INTERVIEW - Conducted by Ed Gorman
Stark House will publish its first three-fer this summer – three Gold Medal novels long in need of reprinting. I wrote the introduction to Charles Runyon’s The Prettiest Girl I Ever Killed, a masterful suspense novel that puts Runyon in the top ten of GM writers in such company as Lawrence Block, John D. MacDonald, Charles Williams, Vin Packer, Richard Stark, Malcolm Braly and a handful of others.
At the time I wrote the introduction I was told that Runyon was dead. Not so. He’s very much alive, and here’s an interview I recently had with him via email. [Note: This interview previously appeared in three installments on Ed’s blog.]
The obvious mystery to those who were following your career – when did you stop publishing and why?
In 1980, Jove published my novel, The Gypsy King, which I thought represented my highest effort, a cut above the genre SF and mystery novels I had been publishing. I was never content with working at the level of my last published work, but at the same time I wasn’t sure which way to go with my future work. To fill in the time while deciding, I went back to the University of Missouri and picked up a Master’s in Creative writing, in case I might need to work before my sales picked up again.
However, the hiatus stretched on, and teaching did not blend with writing as well as I had hoped. Writing was still my preferred profession, but the path back to publishing was a rocky one, and nobody laid down a red carpet for me any more than they had at the beginning. Somehow the word got out that I had “passed on” in 1987, and the thought intrigued me, much as it once intrigued Tom Sawyer. What if I tried to reenter the field, not as an older writer reentering the field after a long lay-off, but as a fresh new face with reams of new ideas? However, thanks to you, Ed, that experiment has now been abandoned, or left to others to carry out.
Can you give us a sketch of your life?
A rough sketch would show the young writer growing up on a farm in Worth County, Missouri, the most insignificant county in a not-too-significant state. I couldn’t wait to grow up and leave the farm like most boys, but ran away from home at age 16 to work on a ranch in West Texas.
So we come full circle; 60 years later I am back in Texas. The intervening years included army service in Korea, Germany and Indiana, J-school at Missouri University. I just missed a job on the National Geographic and instead went into industrial editing. It was either that or poetry which paid nothing. While working for Mr. Rockefeller’s old outfit in Chicago an agent to whom I had been paying readers’ fees for five years – Scott Meredith – suddenly started making sales.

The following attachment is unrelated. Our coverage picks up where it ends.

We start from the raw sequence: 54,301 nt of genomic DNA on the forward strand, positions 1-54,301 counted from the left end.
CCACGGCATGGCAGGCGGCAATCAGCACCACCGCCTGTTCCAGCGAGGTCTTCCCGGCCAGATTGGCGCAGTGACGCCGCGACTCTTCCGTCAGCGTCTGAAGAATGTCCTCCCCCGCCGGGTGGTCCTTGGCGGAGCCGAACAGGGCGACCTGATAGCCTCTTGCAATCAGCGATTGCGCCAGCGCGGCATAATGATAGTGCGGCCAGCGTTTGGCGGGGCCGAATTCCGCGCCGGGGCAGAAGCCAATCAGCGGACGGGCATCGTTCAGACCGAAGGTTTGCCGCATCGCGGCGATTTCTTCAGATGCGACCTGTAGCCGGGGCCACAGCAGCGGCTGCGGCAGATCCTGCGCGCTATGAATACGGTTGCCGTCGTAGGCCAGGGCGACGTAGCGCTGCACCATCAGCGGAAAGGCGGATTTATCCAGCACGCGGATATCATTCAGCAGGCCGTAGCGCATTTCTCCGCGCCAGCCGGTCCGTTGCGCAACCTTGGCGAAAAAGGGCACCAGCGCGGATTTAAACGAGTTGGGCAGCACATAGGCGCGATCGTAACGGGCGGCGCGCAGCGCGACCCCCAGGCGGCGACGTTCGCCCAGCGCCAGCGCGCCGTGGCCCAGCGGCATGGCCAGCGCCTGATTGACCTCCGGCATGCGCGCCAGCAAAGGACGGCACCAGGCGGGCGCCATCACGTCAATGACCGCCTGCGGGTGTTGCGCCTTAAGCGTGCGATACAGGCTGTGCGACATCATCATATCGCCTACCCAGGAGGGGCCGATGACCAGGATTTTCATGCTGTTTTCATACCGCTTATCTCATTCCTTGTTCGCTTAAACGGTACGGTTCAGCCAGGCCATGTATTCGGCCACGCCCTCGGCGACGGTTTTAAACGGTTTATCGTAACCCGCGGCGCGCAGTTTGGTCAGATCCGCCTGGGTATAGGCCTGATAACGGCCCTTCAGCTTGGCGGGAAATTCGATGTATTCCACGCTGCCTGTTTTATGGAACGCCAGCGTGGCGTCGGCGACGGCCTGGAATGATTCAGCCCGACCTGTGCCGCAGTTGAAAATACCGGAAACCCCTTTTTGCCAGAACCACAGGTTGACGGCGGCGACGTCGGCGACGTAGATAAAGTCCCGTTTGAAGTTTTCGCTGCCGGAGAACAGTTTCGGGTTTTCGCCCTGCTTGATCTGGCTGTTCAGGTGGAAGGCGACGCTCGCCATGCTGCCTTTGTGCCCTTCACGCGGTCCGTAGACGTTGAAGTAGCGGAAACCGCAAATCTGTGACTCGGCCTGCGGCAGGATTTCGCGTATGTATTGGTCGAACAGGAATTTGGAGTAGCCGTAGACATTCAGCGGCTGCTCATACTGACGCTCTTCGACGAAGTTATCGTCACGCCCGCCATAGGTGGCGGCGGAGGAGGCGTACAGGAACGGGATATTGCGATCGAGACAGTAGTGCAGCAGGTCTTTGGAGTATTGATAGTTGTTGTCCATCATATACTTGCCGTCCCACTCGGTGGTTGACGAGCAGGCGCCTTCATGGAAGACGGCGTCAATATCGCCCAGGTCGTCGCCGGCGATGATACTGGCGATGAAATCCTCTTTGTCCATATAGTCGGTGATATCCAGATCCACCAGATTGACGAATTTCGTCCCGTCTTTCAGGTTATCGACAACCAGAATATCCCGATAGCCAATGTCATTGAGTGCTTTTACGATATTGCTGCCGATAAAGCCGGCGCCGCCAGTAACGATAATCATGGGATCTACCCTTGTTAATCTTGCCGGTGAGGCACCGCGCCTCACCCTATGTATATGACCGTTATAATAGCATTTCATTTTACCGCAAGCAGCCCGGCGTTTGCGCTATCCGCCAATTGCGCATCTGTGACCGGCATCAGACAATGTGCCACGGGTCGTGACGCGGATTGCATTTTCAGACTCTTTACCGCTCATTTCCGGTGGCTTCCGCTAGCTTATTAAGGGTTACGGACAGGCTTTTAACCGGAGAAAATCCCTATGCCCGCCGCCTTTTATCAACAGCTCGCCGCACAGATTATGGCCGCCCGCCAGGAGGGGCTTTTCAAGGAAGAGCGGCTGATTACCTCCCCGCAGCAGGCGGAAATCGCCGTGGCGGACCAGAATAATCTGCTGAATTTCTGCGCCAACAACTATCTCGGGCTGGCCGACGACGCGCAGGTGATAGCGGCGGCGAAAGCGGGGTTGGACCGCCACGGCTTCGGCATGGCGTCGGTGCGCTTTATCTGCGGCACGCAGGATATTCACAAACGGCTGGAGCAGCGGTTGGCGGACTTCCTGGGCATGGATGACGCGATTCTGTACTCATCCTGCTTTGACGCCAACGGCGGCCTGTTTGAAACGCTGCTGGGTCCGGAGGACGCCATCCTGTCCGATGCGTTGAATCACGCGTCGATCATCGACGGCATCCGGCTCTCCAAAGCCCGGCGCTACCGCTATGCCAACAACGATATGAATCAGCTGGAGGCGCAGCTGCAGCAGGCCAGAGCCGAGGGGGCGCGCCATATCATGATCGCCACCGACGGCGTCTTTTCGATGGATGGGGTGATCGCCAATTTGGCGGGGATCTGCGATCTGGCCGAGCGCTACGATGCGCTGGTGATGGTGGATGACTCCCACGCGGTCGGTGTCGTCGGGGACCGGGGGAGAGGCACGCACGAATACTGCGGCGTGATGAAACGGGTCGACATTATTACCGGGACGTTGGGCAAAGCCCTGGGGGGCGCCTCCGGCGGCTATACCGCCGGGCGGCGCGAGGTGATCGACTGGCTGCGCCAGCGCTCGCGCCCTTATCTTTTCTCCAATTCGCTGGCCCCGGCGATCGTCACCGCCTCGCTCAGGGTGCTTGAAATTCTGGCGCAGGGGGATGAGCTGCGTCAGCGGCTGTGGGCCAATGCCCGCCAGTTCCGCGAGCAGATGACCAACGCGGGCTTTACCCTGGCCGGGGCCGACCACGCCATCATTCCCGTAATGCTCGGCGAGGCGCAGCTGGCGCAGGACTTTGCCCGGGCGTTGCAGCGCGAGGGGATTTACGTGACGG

I lost no time in quitting my job and announcing that I was now a full-time writer. With a new baby and no income, I borrowed a lakeside cabin and sat down to write my first book. After sending it off to my agent, I took off for the West Indies, found an almost deserted island, and lay back to await the gentle shower of royalties. It didn’t quite happen that way, but it was only a few months before the book sold to Ace; my reaction was to charter a yacht and take the wife and kid on a tour of the islands. I returned to New York suntanned but broke, still expecting the gilded life of a best-selling writer.
How about a sketch of your publishing career? Was writing something you’d always wanted to do?
Since I was about 8 years old, and realized how easily (comparatively) words came to me. Before that I wanted to be a doctor, until somebody told me you had to go to school for endless years. I was already making preparations when in High School I took typing; the only other “boy” in my class was a pianist.
Do you recall your first sale?
Of course; it was a short story called “First Man in a Satellite” to Super Science Fiction in 1958 – almost fifty years ago! This was about the time the Russians sent up Sputnik so I was undeservedly credited with being a harbinger of the Space Age. I got a personal rejection from John W. Campbell [editor at Astounding SF], with his signature slanting across the bottom of the page as if tracing the path of a tumbling tumbleweed. He disparaged the whole idea of a midget in a space ship, adding that Lester del Rey had already done it – better. Editors didn’t care about writer’s sensibilities in those days. I still treasure the letter.
Which gave you more satisfaction as a writer – science fiction or crime novels?
It’s the sf novels and stories that I remember with the most affection. T he crime stories and novels were more neatly wrapped up, while the sf novels and stories open onto worlds of other plot possibilities.